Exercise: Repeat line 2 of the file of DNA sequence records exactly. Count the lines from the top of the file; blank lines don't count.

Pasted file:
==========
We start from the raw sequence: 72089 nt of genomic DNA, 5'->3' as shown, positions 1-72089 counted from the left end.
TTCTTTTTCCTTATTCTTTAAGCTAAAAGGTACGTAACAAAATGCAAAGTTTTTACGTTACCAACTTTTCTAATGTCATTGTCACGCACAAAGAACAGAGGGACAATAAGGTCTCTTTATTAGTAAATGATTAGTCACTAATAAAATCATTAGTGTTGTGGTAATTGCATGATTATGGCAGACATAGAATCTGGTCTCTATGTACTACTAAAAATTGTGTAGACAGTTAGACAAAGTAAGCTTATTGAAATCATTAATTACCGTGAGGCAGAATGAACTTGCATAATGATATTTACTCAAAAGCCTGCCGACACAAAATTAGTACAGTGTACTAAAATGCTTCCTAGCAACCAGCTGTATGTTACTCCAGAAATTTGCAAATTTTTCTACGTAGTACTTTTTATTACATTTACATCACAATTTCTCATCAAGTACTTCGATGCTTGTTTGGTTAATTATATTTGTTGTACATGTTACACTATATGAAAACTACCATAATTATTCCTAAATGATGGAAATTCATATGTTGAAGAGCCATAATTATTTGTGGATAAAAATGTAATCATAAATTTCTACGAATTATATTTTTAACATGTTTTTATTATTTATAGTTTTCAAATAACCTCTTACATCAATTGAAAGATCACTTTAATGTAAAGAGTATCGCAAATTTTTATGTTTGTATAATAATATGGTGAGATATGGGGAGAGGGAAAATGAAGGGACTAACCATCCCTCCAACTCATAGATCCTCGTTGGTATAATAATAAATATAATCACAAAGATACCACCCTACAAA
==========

TTCTTTTTCCTTATTCTTTAAGCTAAAAGGTACGTAACAAAATGCAAAGTTTTTACGTTACCAACTTTTCTAATGTCATTGTCACGCACAAAGAACAGAGGGACAATAAGGTCTCTTTATTAGTAAATGATTAGTCACTAATAAAATCATTAGTGTTGTGGTAATTGCATGATTATGGCAGACATAGAATCTGGTCTCTATGTACTACTAAAAATTGTGTAGACAGTTAGACAAAGTAAGCTTATTGAAATCATTAATTACCGTGAGGCAGAATGAACTTGCATAATGATATTTACTCAAAAGCCTGCCGACACAAAATTAGTACAGTGTACTAAAATGCTTCCTAGCAACCAGCTGTATGTTACTCCAGAAATTTGCAAATTTTTCTACGTAGTACTTTTTATTACATTTACATCACAATTTCTCATCAAGTACTTCGATGCTTGTTTGGTTAATTATATTTGTTGTACATGTTACACTATATGAAAACTACCATAATTATTCCTAAATGATGGAAATTCATATGTTGAAGAGCCATAATTATTTGTGGATAAAAATGTAATCATAAATTTCTACGAATTATATTTTTAACATGTTTTTATTATTTATAGTTTTCAAATAACCTCTTACATCAATTGAAAGATCACTTTAATGTAAAGAGTATCGCAAATTTTTATGTTTGTATAATAATATGGTGAGATATGGGGAGAGGGAAAATGAAGGGACTAACCATCCCTCCAACTCATAGATCCTCGTTGGTATAATAATAAATATAATCACAAAGATACCACCCTACAAA